An interview is the short span of time wherein a decision must be made as to whether the interviewee is a good fit for the company. To accomplish this, the interviewer may ask some challenging questions.
The key to success in this area as well, is one word – Preparation.
Some of the most difficult interview questions and answers
1. Why should we hire you? Why do you want to work for us? How long will you work for us?
Avoid arrogance, but use this opportunity to sell yourself.
Speak of your experience, qualities, work ethic, and ambition, whatever applies. Point out good qualities of the firm, and express your desire to join a winning team. Express your desire to stay on board as long as you can.
2. What is your relationship with your co-workers? What do colleagues or supervisors say about you?
Use the sandwich technique. Begin with some compliments you have received.
Briefly mention any negative remarks – try to put them in a good light, or say what you have learned from them – and close with more positives. If applicable, inform the interviewer that you have had your fair share of debates and arguments, but maintained a cordial relationship with your colleagues. Point out that the debates were for the betterment of the product and/or firm.
3. Why did you leave your last job? Why were you fired?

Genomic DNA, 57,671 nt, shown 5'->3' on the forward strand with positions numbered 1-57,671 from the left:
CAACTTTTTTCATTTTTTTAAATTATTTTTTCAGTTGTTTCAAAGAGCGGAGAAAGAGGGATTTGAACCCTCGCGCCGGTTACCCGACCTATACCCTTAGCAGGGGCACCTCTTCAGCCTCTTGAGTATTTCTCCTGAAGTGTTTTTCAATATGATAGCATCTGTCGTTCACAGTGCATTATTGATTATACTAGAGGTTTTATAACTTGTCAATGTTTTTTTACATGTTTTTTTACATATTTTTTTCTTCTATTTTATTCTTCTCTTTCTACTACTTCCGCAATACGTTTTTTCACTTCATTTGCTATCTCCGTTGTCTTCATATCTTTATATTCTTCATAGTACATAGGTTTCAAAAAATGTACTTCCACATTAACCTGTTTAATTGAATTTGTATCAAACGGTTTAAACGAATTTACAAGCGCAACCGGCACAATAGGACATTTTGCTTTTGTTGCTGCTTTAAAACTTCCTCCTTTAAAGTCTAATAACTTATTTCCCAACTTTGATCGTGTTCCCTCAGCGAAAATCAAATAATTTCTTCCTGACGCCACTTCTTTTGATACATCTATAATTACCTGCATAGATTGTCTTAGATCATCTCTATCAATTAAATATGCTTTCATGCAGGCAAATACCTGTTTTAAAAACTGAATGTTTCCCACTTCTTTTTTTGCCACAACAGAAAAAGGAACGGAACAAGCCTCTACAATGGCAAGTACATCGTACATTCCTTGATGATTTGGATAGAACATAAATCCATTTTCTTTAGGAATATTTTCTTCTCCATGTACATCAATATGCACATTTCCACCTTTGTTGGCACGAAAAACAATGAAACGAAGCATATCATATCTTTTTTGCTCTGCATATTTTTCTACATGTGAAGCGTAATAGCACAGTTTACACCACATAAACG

If you have ever been fired, the interviewer may already know or will probably find it out, depending on the job level.
The reality is that the firm may not find out about it, and you may choose not to mention the incident. It is risky, but it’s your choice. In general, a truthful answer is the best way to handle this difficult quest. Explain why you were fired, the situation and your lessons learned.
4. Have you ever fired anyone? How did it feel?
If you have ever been in a supervisory position, you must certainly have had instances where either employee has left you or you have had to let go of an employee.
Explain the situation that occurred to the interviewer; point out that although you have a strong relation with all your employees and co workers, there are some instances in which you simply cannot help but let the employee leave the company. Also, inform the interviewer that you have always been available and have open communication lines with all your coworkers as well as other employees.
5. Are you happy with your salary so far? What salary do you need or look for?
Finances play an important role in the profession of a person. There are many who will not accept a very interesting job offer simply because the salary is insufficient. Truthfully, the interview is not the time and place to discuss whether or not you are happy with your current salary. Do take this opportunity to request the salary you would like. Hopefully you have researched and know the ‘comps,’ the normal salary for such a job; you may do well by requesting a salary at the high end of the range.
6. Where do you see yourself ten years from now?
The interviewer wishes to know whether you are serious about this job and pursuing your career.
Detail your plans and ambitions. Although you cannot make a commitment for such a period of time, indicate your desire to grow long term with the firm.
7. Why did you choose this career?
Refer to the article – interview question – why did you choose this career?
Refer to the Typical Interview Questions category for more difficult job interview questions with answers.